The Revelation of John captures the imagery of the redeemed living in a world with Jerusalem as their abode. Friends, as we launch this new Diocese, I challenge you to see this positive act as the first step on a path towards a world in which you will live as the redeemed, a world in which all tears will be wiped away, all sorrow will cease and God will be with you.

However, belief in Christ is the keystone essential to the completion of that promise: without that belief, there can be no church. As we gather here to inaugurate this Diocese, you are crucial to the building of the Kingdom of God in this area; without you to remind this community of the presence of God in and around Nampula – wonderful though it is – all human efforts become meaningless. 

You are persons who derive your life from Christ; Christ who is the original living stone from whom you have come, the life-giving spirit. The whole body of Christ, priests and believers, are to reflect the holiness of God and that of their high priest, to offer spiritual sacrifices, to intercede for people before God and to represent God before humanity. May the Holy Spirit which brought back the resurrected Christ, the Spirit which changed the life of Zacchaeus for the better, and the Spirit which God's people experienced like a rushing mighty wind at Pentecost – may that Spirit transform your lives to be living stones for the foundation of God's church and this Diocese.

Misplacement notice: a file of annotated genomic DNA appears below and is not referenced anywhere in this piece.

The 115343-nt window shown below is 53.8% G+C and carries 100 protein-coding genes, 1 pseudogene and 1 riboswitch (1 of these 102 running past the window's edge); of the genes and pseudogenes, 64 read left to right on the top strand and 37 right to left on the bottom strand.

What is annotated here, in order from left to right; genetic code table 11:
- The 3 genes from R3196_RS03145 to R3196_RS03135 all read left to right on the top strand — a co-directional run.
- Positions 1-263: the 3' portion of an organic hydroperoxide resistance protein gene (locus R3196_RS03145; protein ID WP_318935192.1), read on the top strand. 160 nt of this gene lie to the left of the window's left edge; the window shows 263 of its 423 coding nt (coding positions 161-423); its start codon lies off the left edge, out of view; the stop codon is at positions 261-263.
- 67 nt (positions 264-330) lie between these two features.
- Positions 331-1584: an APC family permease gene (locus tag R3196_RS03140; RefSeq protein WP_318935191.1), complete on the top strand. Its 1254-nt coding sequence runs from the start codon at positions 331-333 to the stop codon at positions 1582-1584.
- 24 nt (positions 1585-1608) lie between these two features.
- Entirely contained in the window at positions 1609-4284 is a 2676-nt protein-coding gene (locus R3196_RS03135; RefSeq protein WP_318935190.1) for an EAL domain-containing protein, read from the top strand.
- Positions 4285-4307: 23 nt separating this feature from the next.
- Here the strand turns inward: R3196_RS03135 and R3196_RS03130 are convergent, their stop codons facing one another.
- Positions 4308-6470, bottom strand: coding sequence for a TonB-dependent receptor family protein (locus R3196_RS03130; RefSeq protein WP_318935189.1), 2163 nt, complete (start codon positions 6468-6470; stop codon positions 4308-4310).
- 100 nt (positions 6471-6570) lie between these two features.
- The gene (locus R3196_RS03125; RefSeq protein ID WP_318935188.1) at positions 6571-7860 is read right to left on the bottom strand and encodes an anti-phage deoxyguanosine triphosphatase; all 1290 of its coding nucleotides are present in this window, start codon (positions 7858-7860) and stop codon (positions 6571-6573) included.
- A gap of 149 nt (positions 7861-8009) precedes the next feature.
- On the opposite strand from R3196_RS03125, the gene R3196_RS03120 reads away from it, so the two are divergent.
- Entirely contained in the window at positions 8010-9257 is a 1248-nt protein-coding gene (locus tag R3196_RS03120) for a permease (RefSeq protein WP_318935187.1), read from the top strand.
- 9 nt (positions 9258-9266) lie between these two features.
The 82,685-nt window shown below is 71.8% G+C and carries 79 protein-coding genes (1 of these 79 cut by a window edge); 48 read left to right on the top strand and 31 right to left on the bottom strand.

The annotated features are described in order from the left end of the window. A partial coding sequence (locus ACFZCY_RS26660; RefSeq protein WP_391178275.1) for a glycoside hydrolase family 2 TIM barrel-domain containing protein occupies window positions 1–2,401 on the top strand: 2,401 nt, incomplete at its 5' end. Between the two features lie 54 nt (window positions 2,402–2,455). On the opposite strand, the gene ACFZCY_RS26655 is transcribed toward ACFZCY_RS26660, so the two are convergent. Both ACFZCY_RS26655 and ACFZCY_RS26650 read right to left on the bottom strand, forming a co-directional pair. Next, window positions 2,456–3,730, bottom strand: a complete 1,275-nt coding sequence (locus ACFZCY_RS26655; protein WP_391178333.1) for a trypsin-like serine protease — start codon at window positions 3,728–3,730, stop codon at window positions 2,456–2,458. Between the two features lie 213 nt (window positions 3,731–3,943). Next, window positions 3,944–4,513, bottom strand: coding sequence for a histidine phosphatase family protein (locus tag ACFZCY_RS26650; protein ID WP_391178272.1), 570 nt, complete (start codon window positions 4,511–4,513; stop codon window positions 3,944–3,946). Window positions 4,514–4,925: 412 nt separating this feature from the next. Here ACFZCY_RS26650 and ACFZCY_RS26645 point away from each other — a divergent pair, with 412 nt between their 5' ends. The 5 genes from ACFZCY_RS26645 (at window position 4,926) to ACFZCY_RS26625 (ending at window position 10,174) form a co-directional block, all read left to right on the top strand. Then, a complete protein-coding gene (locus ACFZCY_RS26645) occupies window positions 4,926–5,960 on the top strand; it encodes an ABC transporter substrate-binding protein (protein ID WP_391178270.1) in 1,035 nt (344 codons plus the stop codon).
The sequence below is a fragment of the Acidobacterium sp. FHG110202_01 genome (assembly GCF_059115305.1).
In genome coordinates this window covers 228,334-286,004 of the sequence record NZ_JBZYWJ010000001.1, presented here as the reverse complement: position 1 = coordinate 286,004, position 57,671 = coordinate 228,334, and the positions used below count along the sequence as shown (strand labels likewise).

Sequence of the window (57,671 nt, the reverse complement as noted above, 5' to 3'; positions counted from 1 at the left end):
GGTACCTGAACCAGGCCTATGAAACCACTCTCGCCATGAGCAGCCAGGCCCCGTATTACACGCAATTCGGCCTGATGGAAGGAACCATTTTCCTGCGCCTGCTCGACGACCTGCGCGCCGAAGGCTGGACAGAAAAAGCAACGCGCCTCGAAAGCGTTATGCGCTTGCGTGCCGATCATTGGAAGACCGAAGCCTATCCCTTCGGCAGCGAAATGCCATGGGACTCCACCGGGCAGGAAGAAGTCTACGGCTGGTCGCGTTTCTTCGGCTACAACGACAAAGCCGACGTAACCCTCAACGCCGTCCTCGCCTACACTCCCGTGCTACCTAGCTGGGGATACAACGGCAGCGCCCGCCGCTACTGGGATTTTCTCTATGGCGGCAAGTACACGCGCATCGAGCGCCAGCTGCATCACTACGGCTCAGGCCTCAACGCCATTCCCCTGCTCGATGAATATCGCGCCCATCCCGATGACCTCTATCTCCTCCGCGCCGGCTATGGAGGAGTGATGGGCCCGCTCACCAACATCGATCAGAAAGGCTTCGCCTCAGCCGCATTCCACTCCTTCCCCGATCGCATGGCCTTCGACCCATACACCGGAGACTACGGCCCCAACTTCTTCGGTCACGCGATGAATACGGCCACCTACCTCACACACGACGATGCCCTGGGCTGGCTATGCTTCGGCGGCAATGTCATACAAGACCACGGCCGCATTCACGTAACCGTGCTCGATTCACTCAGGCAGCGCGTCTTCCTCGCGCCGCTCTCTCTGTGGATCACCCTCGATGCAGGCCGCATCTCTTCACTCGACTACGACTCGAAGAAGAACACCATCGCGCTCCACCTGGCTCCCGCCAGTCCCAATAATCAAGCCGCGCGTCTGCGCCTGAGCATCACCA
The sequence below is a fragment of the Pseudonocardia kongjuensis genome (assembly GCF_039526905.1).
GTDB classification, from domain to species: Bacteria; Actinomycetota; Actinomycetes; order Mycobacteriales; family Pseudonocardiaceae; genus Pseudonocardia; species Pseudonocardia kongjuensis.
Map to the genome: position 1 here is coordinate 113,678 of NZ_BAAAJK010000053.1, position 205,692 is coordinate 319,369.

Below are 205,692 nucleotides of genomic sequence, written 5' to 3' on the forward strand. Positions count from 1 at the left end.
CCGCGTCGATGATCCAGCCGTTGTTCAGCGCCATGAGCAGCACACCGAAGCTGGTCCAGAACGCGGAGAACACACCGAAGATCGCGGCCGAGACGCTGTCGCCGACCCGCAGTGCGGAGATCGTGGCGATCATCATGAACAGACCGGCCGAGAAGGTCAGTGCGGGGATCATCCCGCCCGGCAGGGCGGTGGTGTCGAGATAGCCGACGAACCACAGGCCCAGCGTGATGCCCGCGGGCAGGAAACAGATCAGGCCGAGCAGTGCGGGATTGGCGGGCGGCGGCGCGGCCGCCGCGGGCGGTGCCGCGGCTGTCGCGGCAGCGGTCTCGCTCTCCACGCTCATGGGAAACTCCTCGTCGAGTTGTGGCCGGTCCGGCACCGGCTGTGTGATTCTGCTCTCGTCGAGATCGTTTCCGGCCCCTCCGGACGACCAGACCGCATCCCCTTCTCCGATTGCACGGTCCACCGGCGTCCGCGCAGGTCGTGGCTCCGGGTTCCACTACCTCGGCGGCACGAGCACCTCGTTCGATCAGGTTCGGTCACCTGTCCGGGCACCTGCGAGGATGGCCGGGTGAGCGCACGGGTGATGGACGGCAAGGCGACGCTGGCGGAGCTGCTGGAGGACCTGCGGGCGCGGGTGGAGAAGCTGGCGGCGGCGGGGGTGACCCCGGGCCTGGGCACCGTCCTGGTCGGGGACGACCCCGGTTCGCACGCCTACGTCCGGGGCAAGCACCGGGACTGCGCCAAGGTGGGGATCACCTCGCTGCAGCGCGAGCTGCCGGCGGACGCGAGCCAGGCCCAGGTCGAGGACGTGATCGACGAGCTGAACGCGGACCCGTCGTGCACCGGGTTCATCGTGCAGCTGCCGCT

As the psalmist says, may we be that Jerusalem built as a city where pilgrims gather in unity (Ps 122). As Jesus lives, and because he lives, we shall live also. From grateful hearts, from lips touched by holy fire, let the glad song ring out, Christ our Foundation stone.

He lives to make intercession for us. As one writer says: Grasp this hope, and it will hold the soul like a sure, tried anchor. Believe and you shall see the glory of Incarnate Christ.

God bless you.

The Most Revd Dr Thabo Makgoba
Archbishop and Metropolitan
16th March  2019

No comments:

Post a Comment

Thanks for your feedback! Note that we do not normally publish your Anonymous comments here. Rather comment on our Facebook page: